In the second instance, the new method proceeds fast through the math conceptualization but lacks enough built-in practice sessions to reinforce it. All schooling is based on learning things and not just ideas. Memorization is a great part of learning, and if you put that aside you are going to have trouble filling out schools in engineering and science. Somehow, a much too liberal idea of teaching ideas or concepts instead of real learned skills, is showing its ugly face. We are losing the industrial edge and world leadership of innovation that can only come from solid backgrounds in education. This country is fast to assimilate new ideas without first proving whether they are better than the ones they are replacing. We need to return to the better ways of educating our children. ... New does not necessarily mean better.

—Richard Williams
Las Vegas, Nevada

An interesting past two editorials. While it is one thing for a totally socialist government to finally begin acknowledging the people that it has oppressed for the past 200+ years by creating incentives for even the poorest ("Beyond Borders," Cadalyst, February 2008), it is something else altogether here in this country.

I can understand the viewpoint of the person who wrote you bewailing the cuts our glorious government has made to specific science programs, it belies the fact that our government is the major problem. As our government becomes more and more socialistic (and God help us if the Democrats win in November) and top heavy with lawyers looking to preserve the future for themselves by creating a socialist dependent entitlement mentality constituency of useful idiots, the real Americans who have provided the engine that has driven this country to be the greatest the world has ever known, are flushed down the toilet of political expediency. This has occurred via treaties such as NAFTA and giving most-favored-nation status to communist China. Anybody who denies the loss of well-paying, middle-class jobs to offshoring is either a liar, an unindicted coconspirator, on drugs, or all three. As the public schools system has dumbed down the curricula and basically been nothing more than an indoctrination system to inculcate the failed premise of socialism/communism, more and more Americans have come to believe that government just has to be involved and is the solution to all of our problems, instead of recognizing that a socialist government is the problem, not the solution.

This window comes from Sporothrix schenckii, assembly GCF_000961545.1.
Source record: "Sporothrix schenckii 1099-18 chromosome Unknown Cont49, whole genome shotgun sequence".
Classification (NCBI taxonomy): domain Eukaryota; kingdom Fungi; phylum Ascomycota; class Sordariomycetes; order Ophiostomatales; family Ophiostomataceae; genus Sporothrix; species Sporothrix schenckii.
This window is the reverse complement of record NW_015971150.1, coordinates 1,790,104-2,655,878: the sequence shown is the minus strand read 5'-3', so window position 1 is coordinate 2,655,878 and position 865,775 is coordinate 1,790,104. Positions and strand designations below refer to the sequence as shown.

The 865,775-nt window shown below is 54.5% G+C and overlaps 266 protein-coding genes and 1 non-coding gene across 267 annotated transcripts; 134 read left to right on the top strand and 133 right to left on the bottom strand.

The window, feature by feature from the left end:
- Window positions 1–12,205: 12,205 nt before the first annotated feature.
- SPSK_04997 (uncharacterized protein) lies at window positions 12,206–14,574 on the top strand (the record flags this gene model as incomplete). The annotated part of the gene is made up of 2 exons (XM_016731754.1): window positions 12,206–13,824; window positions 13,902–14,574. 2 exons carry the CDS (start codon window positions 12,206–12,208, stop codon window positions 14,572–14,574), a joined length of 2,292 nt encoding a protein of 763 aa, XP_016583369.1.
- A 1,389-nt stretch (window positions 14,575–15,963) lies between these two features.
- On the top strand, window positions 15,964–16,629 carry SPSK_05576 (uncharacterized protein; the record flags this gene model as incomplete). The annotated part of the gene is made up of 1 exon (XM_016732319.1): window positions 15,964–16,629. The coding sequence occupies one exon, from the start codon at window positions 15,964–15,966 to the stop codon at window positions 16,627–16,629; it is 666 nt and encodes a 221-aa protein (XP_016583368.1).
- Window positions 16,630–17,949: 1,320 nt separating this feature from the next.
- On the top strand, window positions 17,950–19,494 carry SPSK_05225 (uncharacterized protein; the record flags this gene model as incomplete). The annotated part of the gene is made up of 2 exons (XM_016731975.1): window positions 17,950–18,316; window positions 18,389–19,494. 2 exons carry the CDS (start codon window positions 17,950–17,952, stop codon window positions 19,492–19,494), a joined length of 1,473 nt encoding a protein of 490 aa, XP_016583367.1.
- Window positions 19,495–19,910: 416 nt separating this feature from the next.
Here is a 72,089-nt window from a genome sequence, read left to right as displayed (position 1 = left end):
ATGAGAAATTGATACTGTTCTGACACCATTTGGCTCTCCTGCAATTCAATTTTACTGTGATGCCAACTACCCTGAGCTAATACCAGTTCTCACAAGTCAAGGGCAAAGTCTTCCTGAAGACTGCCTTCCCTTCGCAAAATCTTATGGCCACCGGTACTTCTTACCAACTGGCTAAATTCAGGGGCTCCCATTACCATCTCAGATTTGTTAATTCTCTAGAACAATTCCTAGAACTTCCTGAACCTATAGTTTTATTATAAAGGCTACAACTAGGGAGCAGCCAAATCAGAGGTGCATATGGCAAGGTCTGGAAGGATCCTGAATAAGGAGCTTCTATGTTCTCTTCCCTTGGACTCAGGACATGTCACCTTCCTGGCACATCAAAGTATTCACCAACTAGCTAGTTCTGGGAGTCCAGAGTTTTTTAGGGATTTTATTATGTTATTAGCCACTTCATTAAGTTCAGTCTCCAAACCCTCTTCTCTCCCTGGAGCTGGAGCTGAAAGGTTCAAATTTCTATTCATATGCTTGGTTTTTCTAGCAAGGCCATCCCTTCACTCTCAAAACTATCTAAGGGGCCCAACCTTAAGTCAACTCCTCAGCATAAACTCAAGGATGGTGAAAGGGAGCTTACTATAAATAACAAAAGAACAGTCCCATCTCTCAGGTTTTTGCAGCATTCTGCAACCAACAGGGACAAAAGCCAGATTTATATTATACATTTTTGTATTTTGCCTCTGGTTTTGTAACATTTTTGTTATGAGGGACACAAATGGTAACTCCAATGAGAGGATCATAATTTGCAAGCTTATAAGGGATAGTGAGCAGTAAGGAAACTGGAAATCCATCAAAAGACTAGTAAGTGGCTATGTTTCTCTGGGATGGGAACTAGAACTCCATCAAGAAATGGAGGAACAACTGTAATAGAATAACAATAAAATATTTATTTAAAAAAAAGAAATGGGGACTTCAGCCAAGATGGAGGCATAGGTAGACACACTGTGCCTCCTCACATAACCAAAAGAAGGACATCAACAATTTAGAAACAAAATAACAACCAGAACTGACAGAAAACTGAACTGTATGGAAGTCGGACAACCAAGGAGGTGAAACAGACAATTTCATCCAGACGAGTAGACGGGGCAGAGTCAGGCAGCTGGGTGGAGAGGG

However, until our government is scourged of the parasitic lawyers making our laws (and I blame both political parties for selling out this country), and people with common sense are elected to reverse 50 years of socialism, I will agree with the writer you quoted. Why?

Because people have to have jobs that pay a decent wage to survive. Americans aren't going to live like illegals, 10 or 15 to a two-bedroom apartment, so those with abilities are going to train for jobs that pay the most. Unfortunately, the scumbag lawyers running this country into the ground have no use for engineers, scientists, or other technically inclined people unless they are card-carrying schills for socialism such as that bozo Hanson at NASA, hence engineers and scientists often make far less than people in other occupations with fewer skills. So, why bother learning calculus, statics, dynamics, strength of materials, CAD, stress analysis, etc., when the rewards for doing so are low pay and potential unemployment, when one can become a lawyer, politician, or other nonproductive moneymaker and earn considerably more than an engineer or scientist?

As much as I despise Parade magazine, it does have one feature that shows what is wrong with America in such a way that it is impossible to deny: the annual salary survey. One glance shows that America has very little use for those providing what keeps this country going, while rewarding nonproducers (actors, musicians, lawyers, investment and hedge fund managers, etc.) far out of proportion to their value to society. Add in the reliance on duh gubmunt to do the providing, and it's a no-brainer to take a job outside of the engineering/scientific world.

So, until the people of America wake up, cast off the yoke of socialism/egalitarianism, toss the parasitic lawyers out of all of our government (local, county, state, and federal), and start undoing 50+ years of socialism, our country will continue to slide into the toilet of dependency on gubmunt, good-paying tech jobs (including CAD) will continue to be outsourced offshore, and soon we will be too stupid to match the foreign competition ... but we will have our iPods and other useless techie-toys so we can listen to crappy music and dance hip-hop as our country is stolen from us by the parasites we have so stupidly elected.